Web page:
06 Apr Gratitude
We would all love to come up with a magical formula that would make relationships better. It would be great to have a tangled, distressed marriage “fixed” with a three step formula or some other quick solution. Relationships, however, take time and effort.
But, over the years,I have found one quality that makes a tremendous difference in our relationships and lives. It is gratitude. In our country it is easy to think of gratitude in terms of material things. Our family recently took a three week road trip through Mexico. We saw and stayed in some incredibly beautiful homes and hotels, but we also saw and stayed in some places that were very primitive by our standards. We joked that if they advertised “Bathrooms with water” it probably wasn’t the type of place we were accustomed to. We saw people living in stick houses with dirt floors and blankets for doors. We became very thankful not only for our home, but for Quik Trip, Starbucks and just clean American style restrooms.
But there is gratitude that goes beyond the material side of life. It is gratitude for life itself and for the existence of relationships and the simple acts of another person.
In marriage counseling, I often start a session with “What is your partner doing right this week?” I want them to focus on the good in each other and recognize the positives that their partner is doing. It is easy to recognize the negative things they are doing. We tend to catalog the wrongs done to us and archive them for decades.
But scripture reminds us over and over again to give thanks with a grateful heart and Phil 4:8 says whatsoever things are true, honorable, just, pure, lovely, and of good report.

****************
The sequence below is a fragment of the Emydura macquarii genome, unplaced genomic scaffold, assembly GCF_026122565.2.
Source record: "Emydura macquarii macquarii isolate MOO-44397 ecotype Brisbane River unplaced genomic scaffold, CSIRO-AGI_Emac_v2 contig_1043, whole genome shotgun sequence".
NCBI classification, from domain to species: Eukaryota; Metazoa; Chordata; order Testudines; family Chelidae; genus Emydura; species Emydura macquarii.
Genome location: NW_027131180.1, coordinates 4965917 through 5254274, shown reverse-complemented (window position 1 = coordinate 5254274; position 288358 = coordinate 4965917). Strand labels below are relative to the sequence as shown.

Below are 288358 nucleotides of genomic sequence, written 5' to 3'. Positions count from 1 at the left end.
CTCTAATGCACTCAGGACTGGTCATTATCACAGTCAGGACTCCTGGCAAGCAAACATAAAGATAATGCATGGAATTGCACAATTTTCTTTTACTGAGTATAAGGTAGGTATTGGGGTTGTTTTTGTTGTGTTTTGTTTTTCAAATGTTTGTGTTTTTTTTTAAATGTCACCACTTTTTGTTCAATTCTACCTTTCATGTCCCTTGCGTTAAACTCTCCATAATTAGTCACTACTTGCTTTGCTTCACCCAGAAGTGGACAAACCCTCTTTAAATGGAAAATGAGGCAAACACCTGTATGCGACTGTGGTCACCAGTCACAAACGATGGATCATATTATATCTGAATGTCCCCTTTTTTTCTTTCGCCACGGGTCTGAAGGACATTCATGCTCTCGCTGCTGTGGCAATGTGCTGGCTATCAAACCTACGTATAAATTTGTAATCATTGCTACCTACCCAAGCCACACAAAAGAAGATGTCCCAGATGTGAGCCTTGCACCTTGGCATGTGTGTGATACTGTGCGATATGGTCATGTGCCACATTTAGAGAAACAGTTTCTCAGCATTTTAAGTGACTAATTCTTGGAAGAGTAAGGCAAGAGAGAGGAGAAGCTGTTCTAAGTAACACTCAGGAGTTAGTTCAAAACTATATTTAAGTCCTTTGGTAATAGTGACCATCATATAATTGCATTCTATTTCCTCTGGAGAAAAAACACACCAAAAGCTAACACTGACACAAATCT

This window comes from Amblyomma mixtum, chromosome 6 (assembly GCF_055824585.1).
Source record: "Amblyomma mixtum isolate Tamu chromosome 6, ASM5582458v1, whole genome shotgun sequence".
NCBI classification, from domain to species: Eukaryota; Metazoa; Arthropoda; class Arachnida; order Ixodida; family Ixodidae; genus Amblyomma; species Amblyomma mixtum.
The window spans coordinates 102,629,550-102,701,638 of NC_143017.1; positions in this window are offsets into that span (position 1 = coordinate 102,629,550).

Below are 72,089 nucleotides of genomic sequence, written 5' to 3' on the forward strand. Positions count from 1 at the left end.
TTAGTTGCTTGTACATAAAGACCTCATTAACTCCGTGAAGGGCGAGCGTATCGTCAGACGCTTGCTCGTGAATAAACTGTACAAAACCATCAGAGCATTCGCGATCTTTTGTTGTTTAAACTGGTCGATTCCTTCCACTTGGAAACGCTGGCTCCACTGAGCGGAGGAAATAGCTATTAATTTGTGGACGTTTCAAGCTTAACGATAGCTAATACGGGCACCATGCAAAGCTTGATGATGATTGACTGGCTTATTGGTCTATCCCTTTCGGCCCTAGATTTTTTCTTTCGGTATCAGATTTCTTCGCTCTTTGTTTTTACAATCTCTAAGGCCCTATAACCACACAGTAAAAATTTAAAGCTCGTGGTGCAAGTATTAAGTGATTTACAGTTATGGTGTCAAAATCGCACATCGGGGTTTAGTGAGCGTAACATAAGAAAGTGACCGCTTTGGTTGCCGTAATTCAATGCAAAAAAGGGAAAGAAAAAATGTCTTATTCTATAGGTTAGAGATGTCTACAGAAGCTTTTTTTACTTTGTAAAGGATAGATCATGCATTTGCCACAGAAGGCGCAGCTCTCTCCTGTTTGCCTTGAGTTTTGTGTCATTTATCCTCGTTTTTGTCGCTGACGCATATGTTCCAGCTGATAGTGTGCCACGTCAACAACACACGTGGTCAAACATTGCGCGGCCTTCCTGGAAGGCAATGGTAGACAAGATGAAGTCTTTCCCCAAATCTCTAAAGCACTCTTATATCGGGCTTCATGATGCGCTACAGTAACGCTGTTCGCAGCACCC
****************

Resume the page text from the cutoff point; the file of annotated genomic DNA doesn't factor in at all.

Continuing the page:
Focusing on the admirable qualitlies of the people in our lives and being thankful for them helps take our focus off the wrong and puts it on the right. And in most relationships, people are doing more right things than wrong. There are just some things that we expect people to do that we never bother to appreciate or thank them for. Yet if they didn’t do them, we would be very unhappy!
How often do we say to our spouse, “thanks for working, our life would be very different if you weren’t working” or “thanks for having a relationship with the Lord” or “thanks for doing laundry” or “thanks for helping with homework.”
Now, some would protest, “what if they aren’t doing those things or doing them the way I want them to do it?” Everyone has something they can be thanked for. It may be a stretch to find something, but the rewards will be worth it.
There are two benefits that we get for being thankful. The first is that it changes our hearts and attitudes and helps us see people from a more positive perspective. We are seeing them as a whole instead of only seeing what they do wrong. The other thing that it does is to encourage the people we are in relationship with, which will give them confidence and freedom to grow. Thanking people doesn’t make them lazy, it does just the opposite. When someone appreciate us and what we do, it makes us want to do more. Thanks is a great motivator.
Now, that doesn’t mean that we just act grateful and forget all the things that they are doing that drive us crazy. Using the New Testament as our example, the apostle Paul sure didn’t hesitate to confront issues. But when we do deal with issues, it is from a more positive perspective.
Janis Sharpe MS, LMFT